Also, the outgassing pushes whatever gases are in the container out the lock, with whatever mixture is closest to the lock going first. In theory, continuous outgassing will push all air out the lock, leaving only CO2. This may not be 100% true, but the amount of non-CO2 gases in the container should be very low.

Since we know EC works without sloshing, it may well be that sloshing the mix is counterproductive.
 

Matteo_Lahm

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I may have a simplistic but effective solution for maximizing skin submersion and extraction. Get some clear marbles and weight down the bottom of the muslin bag. Make sure they are clear because colored marbles have trace amounts of heavy metals like lead. You shouldn’t need more than a handful in each bag. This will cause the skin bags to float like a balloon in the wine. It doesn’t even necessarily need to be marbles either. It would just have to be something that is food safe and non-reactive.
Matteo
 
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I may have a simplistic but effective solution for maximizing skin submersion and extraction.
Simplicity is good. Folks (including myself) often over complicate things.

This eliminates punchdown from the process, but the wine still needs to be stirred once or twice per day, before the container is sealed.
 

sour_grapes

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I may have a simplistic but effective solution for maximizing skin submersion and extraction. Get some clear marbles and weight down the bottom of the muslin bag. Make sure they are clear because colored marbles have trace amounts of heavy metals like lead. You shouldn’t need more than a handful in each bag. This will cause the skin bags to float like a balloon in the wine. It doesn’t even necessarily need to be marbles either. It would just have to be something that is food safe and non-reactive.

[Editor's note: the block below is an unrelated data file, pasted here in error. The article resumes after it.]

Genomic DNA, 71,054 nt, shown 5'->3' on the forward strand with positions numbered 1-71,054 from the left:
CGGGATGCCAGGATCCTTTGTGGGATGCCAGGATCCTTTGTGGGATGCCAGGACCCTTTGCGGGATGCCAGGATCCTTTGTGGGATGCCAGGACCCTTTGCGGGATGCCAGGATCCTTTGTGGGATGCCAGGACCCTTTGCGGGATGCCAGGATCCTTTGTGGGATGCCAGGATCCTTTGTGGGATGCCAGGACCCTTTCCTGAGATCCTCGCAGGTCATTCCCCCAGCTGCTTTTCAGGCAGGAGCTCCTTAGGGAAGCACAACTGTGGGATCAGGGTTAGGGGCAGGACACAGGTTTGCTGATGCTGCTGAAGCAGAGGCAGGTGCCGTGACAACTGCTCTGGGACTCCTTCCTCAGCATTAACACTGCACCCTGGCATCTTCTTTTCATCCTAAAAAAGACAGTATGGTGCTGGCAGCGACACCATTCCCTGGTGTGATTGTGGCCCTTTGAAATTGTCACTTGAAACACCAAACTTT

Matteo
IME, it takes a lot of weight to keep a muslin skin bag submerged during fermentation (at least for conventional wine kits). Way more than a handful of marbles.
 
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ratflinger

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I may have a simplistic but effective solution for maximizing skin submersion and extraction. Get some clear marbles and weight down the bottom of the muslin bag. Make sure they are clear because colored marbles have trace amounts of heavy metals like lead. You shouldn’t need more than a handful in each bag. This will cause the skin bags to float like a balloon in the wine. It doesn’t even necessarily need to be marbles either. It would just have to be something that is food safe and non-reactive.
Matteo
Yes, I use marbles to keep my secondary carboys full. This way I'm not back-filling with other wine. If you look carefully you can find clear marbles still made in the US. I'd never trust Chinese marbles outside of a Chinese Checkers game.
 

dmguptill

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Fair. I always figured that at two weeks, you’re unlikely to generate any “off” flavors from the disturbed sediment and, given how much co2 is in the wine, your risk of oxidation in a sealed fermenter is negligible. I may be wrong. But I figure the risk associated with dry grape skins is greater. Just my opinion.
I don't think sloshing is going to upset settled sediment at the bottom. The majority of the liquid movement when sloshing is at the top of the liquid column. The bottom isn't really affected unless you REALLY slosh hard.